By Matthew Schultz
Perhaps there is no work more rewarding to men than being a dad. It’s rewarding not only for the dad but also for the child. According to a study conducted by Focus on the Family a few years ago, dads are integral to raising well-adjusted, moral, and empathetic children. Research conducted by the Child & Family Research Partnership at the University of Texas has also shown that children whose dads were actively involved in their upbringing had better outcomes than children whose dads were uninvolved.
But it’s not easy. Long commutes, long hours, and feeling tired at the end of the day—all these things and more can make fathers feel like they are failing their children. Around Father’s Day, you can find several media stories about the struggle working dads face to stay involved in their children’s lives. Any working parent knows how crushing it is when you must miss another game, another practice, or another recital.
The good news is that, as the church, we have a great opportunity at Father’s Day to give dads a little extra love! Father’s Day gives us a chance to let dads know that we understand them and are here for them. So here are three ideas to lift and encourage your dads this Father’s Day.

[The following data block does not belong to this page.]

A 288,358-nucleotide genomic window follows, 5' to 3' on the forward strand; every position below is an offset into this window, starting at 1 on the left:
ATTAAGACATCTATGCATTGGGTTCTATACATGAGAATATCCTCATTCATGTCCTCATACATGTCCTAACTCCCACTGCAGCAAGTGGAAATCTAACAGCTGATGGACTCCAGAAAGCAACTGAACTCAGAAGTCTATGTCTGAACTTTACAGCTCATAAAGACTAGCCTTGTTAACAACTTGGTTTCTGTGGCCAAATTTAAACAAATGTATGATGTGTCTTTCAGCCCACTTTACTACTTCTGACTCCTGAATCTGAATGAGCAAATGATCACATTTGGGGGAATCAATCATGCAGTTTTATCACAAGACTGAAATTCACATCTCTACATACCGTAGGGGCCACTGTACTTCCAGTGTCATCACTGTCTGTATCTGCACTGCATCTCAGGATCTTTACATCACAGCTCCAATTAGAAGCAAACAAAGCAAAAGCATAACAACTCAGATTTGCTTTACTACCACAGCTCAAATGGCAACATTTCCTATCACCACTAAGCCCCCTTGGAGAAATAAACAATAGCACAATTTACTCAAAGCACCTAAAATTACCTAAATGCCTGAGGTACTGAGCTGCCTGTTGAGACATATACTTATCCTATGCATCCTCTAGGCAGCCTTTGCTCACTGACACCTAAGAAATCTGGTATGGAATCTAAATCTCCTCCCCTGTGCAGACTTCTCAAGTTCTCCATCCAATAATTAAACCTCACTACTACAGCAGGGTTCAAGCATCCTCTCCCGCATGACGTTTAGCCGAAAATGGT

- Father’s Day Project with the Kids—According to a poll conducted by the data analytics team at YouGov, something that dads greatly desire for Father’s Day is a special experience with their children. What better way to encourage dads then to set up a project for them to do with their kids?
- You could do this on the Saturday before Father’s Day or even the Sunday of Father’s Day. It could be as simple as making a desk picture holder. If you have lots of time, dads and their children could build a birdhouse or do a community service project. It doesn’t have to be anything elaborate. All you need to do is give the guys a chance to hang out with their kids.
- Father’s Day BBQ Baskets. Let’s face it: most guys love to grill. Everything about it is awesome—the fire, the smell, and the flavor! But it’s more than that—grilling is a chance for dad to hang out in the backyard and just have some fun. So why not give all the dads a DIY barbecue basket on Father’s Day? Send everyone home with a ready-made meal or picnic to encourage the family to spend quality time together on Father’s Day.
- Father’s Day Encouragement Cards. The number one thing fathers want for Father’s Day is a word of encouragement.
- What better way to elevate your church’s dads than to have the congregation write notes of appreciation? It doesn’t have to be anything big, just give a thank-you note to every dad as he walks into worship. You could have other ministries in your church create special notes of encouragement. They don’t need to be personalized. They just need to show that the efforts of the fathers in your congregation are recognized!
Fatherhood is rewarding—but so is recognition and appreciation. This Father’s Day, make sure that your congregation takes the time to say, “Thanks, Dad!”
Matthew Schultz is pastor of Immanuel Lutheran Church in Niskayuna, New York, and a former consultant at the Lutheran Church—Missouri Synod.
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